4 things to consider when dismissing permanent employees
As an employer, dismissing permanent employees is not an easy or enjoyable process. Here are 4 things to consider.
Length of relationship
When an employer terminates a contract of employment of an employee who has two or more continuous years of service, they must show that they have a fair reason for dismissal and have followed a fair process to prevent a claim of unfair dismissal. An employee who does not have two years of service, but whose notice would take them over two years, is likely to be protected. Caution should be taken when terminating their employment.
Employees who do not have two years of continuous service cannot bring a claim for unfair dismissal but may have grounds for wrongful dismissal where their termination breaches the terms of their contract of employment, for example, the correct notice period is not given.
What are employees entitled to?
When terminating a contract of employment, employers must refer to the employees’ contract of employment and ensure that all contractual obligations are met. If there is no contract of employment in place, employees have a statutory entitlement to:
- Notice period: One week for those employed over one month but under two years. One week for every continuous year of employment for those employed for 2 years or more, to a maximum of 12 weeks unless the employee is dismissed on grounds of gross misconduct.
- Written reasons for dismissal: an ex-employee who was employed for two years or more must receive written reasons for dismissal, if requested, within 14 days of the request.
- Payment in lieu of annual leave: Employees accrue their annual leave entitlement through an employer’s annual leave year. Employees may be entitled to payment in lieu of any leave they have accrued but have not used at the date their employment terminates. However, employers may be able to insist on employees taking their outstanding leave during their notice.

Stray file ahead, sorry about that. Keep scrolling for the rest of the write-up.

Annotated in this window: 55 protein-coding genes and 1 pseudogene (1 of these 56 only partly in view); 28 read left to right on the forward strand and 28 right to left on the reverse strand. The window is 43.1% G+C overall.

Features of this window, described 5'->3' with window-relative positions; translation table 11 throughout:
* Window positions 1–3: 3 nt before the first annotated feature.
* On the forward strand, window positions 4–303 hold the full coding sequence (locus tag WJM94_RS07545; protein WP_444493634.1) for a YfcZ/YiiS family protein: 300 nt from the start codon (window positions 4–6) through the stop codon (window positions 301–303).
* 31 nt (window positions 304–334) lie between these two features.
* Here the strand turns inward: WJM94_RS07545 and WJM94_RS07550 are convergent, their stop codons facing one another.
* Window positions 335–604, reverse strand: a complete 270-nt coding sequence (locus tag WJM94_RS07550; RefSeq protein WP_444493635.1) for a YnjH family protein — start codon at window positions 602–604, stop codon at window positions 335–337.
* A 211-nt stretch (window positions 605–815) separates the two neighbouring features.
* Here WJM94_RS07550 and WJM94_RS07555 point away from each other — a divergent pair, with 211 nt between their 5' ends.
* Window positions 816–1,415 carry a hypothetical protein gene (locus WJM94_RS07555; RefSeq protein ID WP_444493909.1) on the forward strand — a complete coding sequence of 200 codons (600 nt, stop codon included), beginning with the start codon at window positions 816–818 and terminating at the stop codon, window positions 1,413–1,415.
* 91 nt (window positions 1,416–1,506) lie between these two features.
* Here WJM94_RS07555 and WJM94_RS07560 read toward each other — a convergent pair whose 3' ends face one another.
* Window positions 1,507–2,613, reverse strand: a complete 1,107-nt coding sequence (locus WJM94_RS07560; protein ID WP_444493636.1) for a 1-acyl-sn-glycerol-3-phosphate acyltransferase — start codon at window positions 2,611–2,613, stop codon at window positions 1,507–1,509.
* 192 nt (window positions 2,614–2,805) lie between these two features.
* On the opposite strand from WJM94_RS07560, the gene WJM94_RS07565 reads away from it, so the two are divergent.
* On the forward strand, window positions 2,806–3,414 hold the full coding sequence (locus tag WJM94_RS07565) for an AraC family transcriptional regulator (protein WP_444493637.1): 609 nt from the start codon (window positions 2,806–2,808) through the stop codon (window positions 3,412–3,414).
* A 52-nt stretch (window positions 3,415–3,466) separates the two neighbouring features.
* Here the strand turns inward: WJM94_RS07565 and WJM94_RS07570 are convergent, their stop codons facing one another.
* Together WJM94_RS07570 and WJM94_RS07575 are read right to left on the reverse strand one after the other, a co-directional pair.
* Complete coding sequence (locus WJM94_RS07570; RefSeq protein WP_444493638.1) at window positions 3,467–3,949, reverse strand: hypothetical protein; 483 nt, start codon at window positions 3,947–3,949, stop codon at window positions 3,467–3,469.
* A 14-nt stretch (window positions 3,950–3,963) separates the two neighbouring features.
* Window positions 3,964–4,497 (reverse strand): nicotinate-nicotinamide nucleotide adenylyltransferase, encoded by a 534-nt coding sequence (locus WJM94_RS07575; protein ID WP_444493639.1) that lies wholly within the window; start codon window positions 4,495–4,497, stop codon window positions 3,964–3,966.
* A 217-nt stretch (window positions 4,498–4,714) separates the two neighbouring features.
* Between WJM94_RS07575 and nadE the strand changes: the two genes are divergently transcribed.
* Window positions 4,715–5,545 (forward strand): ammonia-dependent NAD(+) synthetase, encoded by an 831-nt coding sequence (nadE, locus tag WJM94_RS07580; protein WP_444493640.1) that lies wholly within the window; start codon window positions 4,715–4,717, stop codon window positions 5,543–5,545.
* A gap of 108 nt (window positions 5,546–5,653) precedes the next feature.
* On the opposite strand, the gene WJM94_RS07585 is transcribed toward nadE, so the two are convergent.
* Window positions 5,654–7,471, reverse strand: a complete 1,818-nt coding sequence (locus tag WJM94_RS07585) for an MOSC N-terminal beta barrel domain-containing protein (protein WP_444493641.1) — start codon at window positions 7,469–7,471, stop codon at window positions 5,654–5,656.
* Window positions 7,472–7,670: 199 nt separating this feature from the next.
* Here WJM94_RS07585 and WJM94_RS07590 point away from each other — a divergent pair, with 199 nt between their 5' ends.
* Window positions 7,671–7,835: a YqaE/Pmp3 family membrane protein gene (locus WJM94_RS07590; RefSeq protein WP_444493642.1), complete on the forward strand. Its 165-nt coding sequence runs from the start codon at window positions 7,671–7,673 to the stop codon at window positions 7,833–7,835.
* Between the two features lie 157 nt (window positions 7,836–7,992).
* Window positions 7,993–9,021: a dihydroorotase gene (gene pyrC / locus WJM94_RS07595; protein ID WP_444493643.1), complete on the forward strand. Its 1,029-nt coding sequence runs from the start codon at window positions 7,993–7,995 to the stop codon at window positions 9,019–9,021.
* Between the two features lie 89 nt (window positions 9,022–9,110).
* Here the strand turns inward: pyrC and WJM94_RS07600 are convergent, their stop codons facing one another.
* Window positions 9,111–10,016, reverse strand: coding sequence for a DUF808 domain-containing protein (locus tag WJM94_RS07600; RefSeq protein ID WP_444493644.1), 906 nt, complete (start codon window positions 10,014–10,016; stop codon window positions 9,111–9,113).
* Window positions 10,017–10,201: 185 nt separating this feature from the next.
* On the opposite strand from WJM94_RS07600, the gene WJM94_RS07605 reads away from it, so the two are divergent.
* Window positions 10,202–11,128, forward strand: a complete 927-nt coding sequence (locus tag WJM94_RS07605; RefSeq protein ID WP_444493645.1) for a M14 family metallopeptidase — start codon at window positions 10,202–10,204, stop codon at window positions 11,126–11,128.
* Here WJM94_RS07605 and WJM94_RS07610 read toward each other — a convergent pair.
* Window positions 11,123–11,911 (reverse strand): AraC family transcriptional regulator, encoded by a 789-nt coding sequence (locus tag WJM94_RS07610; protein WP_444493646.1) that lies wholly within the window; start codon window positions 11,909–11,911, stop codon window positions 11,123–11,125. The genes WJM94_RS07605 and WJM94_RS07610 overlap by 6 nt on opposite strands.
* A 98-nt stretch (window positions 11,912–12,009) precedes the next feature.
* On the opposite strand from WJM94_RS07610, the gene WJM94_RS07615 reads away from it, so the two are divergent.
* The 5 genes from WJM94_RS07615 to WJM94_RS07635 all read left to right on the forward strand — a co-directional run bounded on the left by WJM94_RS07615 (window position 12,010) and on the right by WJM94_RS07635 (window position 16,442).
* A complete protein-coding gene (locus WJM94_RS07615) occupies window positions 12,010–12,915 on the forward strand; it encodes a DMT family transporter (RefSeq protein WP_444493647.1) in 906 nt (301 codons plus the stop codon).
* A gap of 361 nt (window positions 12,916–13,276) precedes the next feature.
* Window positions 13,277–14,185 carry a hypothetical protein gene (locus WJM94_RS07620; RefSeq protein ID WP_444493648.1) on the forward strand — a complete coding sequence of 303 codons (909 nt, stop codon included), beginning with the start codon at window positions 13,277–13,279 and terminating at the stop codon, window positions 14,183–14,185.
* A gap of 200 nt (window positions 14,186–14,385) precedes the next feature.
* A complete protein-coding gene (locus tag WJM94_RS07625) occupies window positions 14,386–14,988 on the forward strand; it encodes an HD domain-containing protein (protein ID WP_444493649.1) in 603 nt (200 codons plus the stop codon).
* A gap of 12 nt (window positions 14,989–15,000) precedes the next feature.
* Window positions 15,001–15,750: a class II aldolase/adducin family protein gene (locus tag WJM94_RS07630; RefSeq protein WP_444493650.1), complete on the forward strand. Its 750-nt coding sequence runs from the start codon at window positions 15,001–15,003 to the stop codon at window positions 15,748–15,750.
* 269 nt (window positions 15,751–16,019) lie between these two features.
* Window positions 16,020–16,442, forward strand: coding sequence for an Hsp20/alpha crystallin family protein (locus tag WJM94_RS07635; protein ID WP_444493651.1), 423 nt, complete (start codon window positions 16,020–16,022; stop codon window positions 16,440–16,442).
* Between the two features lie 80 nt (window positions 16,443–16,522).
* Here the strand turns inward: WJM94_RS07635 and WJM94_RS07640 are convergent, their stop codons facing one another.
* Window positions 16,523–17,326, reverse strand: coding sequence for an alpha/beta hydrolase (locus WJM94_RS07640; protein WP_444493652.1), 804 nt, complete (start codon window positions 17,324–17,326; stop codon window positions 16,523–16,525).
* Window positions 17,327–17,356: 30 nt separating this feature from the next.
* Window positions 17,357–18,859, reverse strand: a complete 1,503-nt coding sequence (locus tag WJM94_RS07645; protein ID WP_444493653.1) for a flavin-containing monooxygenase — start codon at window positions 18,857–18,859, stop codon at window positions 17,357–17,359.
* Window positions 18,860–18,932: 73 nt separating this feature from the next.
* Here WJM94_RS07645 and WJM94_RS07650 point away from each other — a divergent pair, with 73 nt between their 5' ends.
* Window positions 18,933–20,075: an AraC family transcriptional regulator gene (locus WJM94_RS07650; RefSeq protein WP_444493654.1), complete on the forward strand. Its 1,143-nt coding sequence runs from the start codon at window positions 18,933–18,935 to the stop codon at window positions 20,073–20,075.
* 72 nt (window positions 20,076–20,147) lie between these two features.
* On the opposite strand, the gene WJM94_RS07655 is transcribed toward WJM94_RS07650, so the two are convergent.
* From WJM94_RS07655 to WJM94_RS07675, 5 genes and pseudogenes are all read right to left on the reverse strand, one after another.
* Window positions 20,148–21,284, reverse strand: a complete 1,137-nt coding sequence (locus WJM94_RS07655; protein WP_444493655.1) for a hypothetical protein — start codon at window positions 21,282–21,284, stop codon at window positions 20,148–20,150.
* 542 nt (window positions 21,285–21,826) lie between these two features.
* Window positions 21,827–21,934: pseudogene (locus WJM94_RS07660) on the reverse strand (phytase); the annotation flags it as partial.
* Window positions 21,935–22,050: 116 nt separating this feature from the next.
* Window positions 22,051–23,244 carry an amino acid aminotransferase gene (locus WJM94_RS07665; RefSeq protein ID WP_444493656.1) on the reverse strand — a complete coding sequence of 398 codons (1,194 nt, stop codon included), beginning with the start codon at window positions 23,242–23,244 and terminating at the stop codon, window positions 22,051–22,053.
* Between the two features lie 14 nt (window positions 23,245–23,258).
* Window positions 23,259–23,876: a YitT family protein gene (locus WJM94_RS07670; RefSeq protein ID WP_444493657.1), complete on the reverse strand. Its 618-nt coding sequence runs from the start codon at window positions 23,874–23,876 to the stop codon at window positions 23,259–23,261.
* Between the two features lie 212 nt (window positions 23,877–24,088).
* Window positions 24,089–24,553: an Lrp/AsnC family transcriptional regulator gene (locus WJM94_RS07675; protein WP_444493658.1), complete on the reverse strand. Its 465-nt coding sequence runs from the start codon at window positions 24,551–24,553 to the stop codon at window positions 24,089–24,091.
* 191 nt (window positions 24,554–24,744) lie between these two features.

Reason for dismissal
An employee who has more than two years of continuous service and is dismissed would be entitled to claim unfair dismissal. Employers must ensure that the dismissal is fair. Potentially fair reasons for dismissal may be:
- Capability/Qualification: This could be a single act of misconduct or a series of less serious acts.
- Conduct: This could be poor performance, ill-health and formal qualifications.
- Redundancy: This could be workplace closure, business closure, or reduced need for employees to do a particular kind of work.
- To continue the employment, would be a contravention of a duty or restriction imposed by or under an enactment i.e. no longer having the right to legally work.
- Some other substantial reason.
Steps to reduce risk
- Keep records of any emails, letters, conversations or meetings relating to the dismissal.
- Ensure a fair procedure is followed. An employee that is “bullied” out of their employment, may have a claim for constructive dismissal.
- Inform the employee of the reason for their dismissal.
- Where appropriate, consider a settlement agreement to limit the risk of a potential employment tribunal claim.
Always follow up conversations in writing. Written evidence is better than verbal.
The material contained on this website contains general information only and does not constitute legal or other professional advice and should not be relied upon as such. While every care has been taken in the preparation of the information on this site, readers are advised to seek specific legal advice in relation to any decision or course of action.